(6) Figure 1: It looks like the results from the non-native corpus with the noise filter recover the rates of sg, pl, and mass noun combination pretty well (compared against the gold standard). But the noise filter over the native corpus skews a bit towards allowing more noun types with more classes than the gold standard (e.g., more determiners allowing 3 noun types). Side note: I like this evaluation metric a little better than inferring fixed determiner classes, because individual determiner behavior (how many noun classes it allows) can be counted more directly. We don’t need to worry about whether we have the right determiner classes or not.

(7) Evaluation metrics: Related to the previous thought, maybe a more direct evaluation metric is to just compare allowed vs. disallowed noun vectors for each individual determiner? Then the class assignment becomes a means to that end, rather than being the evaluation metric itself. This may help deal with the issue of capturing the variability in the native input that shows up in simulation 2.

(8) L1 vs. L2 input results:  The model learns there’s less noise in the native input case, and filters less; this leads to capturing more variability in the determiners. S&al2020 don’t seem happy about this, but is this so bad? If there’s true variability in native speaker grammars, then there’s variability. 

In the discussion, S&al2020 say that the behavior they wanted was the same for both native and non-native input, since Simon learned the same as native ASL speakers. So that’s why they’re not okay with the native input results. But I’m trying to imagine how the noisy channel input model they designed could possibly give the same results when the input has different amounts of variability -- by nature, it would filter out less input when there seems to be more regularity in the input to begin with (i.e., the native input). I guess it was possible that just the right amount of the input would be filtered out in each case to lead to exactly the same classification results? And then that didn’t happen.

Tuesday, April 14, 2020

Some thoughts on Perkins et al. 2020

General thoughts: I love this model as an example of incremental learning in action, where developing representations and developing processing abilities are taken seriously -- here, we can see how these developing components can yield pretty good learning of transitivity relations and an input filter, and then eventually canonical word order.  I also deeply appreciate the careful caveats P&al2020 give in the general discussion for how to interpret their modeling results. This is so important, because it’s so easy to misinterpret modeling results (especially if you weren’t the one doing the modeling -- and sometimes, even if you *are* the one doing the modeling!)

Other thoughts (I had a lot!):

(1) A key point seems to be that the input representation matters -- definitely speaking to the choir, here! What’s true of cognitive modeling seems true for (language) learning period: garbage in, garbage out. (Also, high quality stuff in = high quality stuff out.) Relatedly, I love the “quality over quantity” takeaway in the general discussion, when it comes to the data children use for learning. This seems exactly right to me, and is the heart of most “less is more” language learning proposals.

(2) A core aspect of the model is that the learner recognizes the possibility of misparsing some of the input. This doesn’t seem like unreasonable prior knowledge to have -- children are surely aware that they make mistakes in general, just by not being able to do/communicate the things they want. So, the “I-make-mistakes” overhypothesis could potentially transfer to this specific case of “I-make-mistakes-when-understanding-the-language-around-me”.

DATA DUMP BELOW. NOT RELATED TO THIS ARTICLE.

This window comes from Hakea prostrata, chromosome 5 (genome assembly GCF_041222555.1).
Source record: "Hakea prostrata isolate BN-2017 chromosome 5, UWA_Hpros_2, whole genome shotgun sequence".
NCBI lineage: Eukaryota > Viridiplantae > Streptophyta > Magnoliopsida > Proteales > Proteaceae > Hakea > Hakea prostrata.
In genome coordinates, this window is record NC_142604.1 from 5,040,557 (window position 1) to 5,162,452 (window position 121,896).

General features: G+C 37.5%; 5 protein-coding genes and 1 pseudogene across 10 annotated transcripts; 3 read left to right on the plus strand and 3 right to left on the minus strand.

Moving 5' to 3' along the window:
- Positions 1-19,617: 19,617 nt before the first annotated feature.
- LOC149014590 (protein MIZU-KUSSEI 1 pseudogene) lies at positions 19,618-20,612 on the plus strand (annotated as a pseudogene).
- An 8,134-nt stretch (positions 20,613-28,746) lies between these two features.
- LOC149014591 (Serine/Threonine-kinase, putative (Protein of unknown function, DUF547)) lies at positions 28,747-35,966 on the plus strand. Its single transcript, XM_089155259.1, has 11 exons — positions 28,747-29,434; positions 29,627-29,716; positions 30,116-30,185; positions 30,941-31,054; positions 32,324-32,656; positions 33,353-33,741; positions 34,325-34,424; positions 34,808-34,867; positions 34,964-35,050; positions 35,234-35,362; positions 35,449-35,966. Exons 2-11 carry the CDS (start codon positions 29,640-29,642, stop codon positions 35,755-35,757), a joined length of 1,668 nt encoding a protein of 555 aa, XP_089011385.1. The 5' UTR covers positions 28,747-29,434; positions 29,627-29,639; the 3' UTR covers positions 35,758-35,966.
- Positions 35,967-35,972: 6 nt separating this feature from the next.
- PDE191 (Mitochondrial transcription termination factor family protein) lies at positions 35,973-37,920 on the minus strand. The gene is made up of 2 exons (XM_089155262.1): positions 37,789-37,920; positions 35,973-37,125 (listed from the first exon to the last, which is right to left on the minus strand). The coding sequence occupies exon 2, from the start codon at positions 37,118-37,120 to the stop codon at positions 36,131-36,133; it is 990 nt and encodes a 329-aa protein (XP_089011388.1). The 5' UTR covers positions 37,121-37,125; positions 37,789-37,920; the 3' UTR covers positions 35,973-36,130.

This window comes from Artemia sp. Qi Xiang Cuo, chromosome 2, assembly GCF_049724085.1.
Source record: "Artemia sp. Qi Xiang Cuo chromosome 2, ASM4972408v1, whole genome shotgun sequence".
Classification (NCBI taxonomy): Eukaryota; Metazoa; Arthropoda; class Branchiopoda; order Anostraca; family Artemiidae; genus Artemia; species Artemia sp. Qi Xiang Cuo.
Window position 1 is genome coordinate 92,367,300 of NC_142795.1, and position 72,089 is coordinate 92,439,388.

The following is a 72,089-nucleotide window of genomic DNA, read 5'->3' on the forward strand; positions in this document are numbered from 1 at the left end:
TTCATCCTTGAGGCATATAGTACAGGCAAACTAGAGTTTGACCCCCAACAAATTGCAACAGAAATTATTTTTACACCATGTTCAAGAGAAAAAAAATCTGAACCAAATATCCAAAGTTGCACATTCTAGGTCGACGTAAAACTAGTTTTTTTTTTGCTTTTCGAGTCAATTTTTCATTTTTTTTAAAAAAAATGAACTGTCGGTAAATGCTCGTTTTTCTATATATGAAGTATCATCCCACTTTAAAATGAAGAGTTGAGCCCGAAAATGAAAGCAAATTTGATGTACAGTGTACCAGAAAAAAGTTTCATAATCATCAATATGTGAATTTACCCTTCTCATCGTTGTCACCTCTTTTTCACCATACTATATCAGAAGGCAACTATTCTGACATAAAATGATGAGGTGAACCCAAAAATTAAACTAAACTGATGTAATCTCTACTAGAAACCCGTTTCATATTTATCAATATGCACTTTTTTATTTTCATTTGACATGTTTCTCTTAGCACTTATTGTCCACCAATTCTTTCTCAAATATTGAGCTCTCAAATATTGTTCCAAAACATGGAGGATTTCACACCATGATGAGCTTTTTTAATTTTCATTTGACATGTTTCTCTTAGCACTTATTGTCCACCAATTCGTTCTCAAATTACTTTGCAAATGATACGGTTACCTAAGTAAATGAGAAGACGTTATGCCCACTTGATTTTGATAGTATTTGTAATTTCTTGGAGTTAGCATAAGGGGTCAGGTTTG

(3) It’s important to remember that this isn’t a model of simultaneously/jointly learning transitivity and word order (for the first part of the manuscript, I thought it was). Instead, it’s a joint learning model that will yield the rudimentary learning components (initial transitivity classes, some version of wh-dependencies that satisfy canonical word order) that a subsequent joint learning process could use. That is, it’s the precursor learning process that would allow children to derive useful learning components they’ll need in the future.  The things that are in fact jointly learned are rudimentary transitivity and how much of the input to trust (i.e., the basic word order filter).

(4) Finding that learning with a uniform prior works just as well:  This is really interesting to me because a uniform prior might explain how very young children can accomplish this inference. That is, they can get a pretty good result even with a uniform prior -- it’s wrong, but it doesn’t matter. Caveat: The model doesn’t differentiate transitive vs. intransitive if its prior is very biased towards the alternating class. But do we care, unless we think children would be highly biased a priori towards the alternating class?

Another simple (empirically-grounded) option is to seed the priors based on the current verbs the child knows, which is a (small) subset of the language’s transitive, intransitive, and alternating verbs. (P&al2020 mention this possibility as part of an incrementally-updating modeled learner.) As long as most of those in the subset aren’t alternating (and so cause that highly-skewed-towards-alternating prior), it looks like the English child will end up making good inferences about subsequent verbs.

(5) I feel for the authors in having the caveat about how ideal Bayesian inference is a proof of concept only. It’s true! But it’s a necessary first step (and highly recommended before trying more child-realistic inference processes -- which may in fact be “broken” forms of the idealized Bayesian computation that Gibbs sampling accomplishes here). Moreover, pretty much all our cognitive models are proofs of concept (i.e., existence proofs that something is possible). That is, we always have to idealize something to make any progress. So, the authors here do the responsible thing and remind us about where they’re idealizing so that we know how to interpret the results.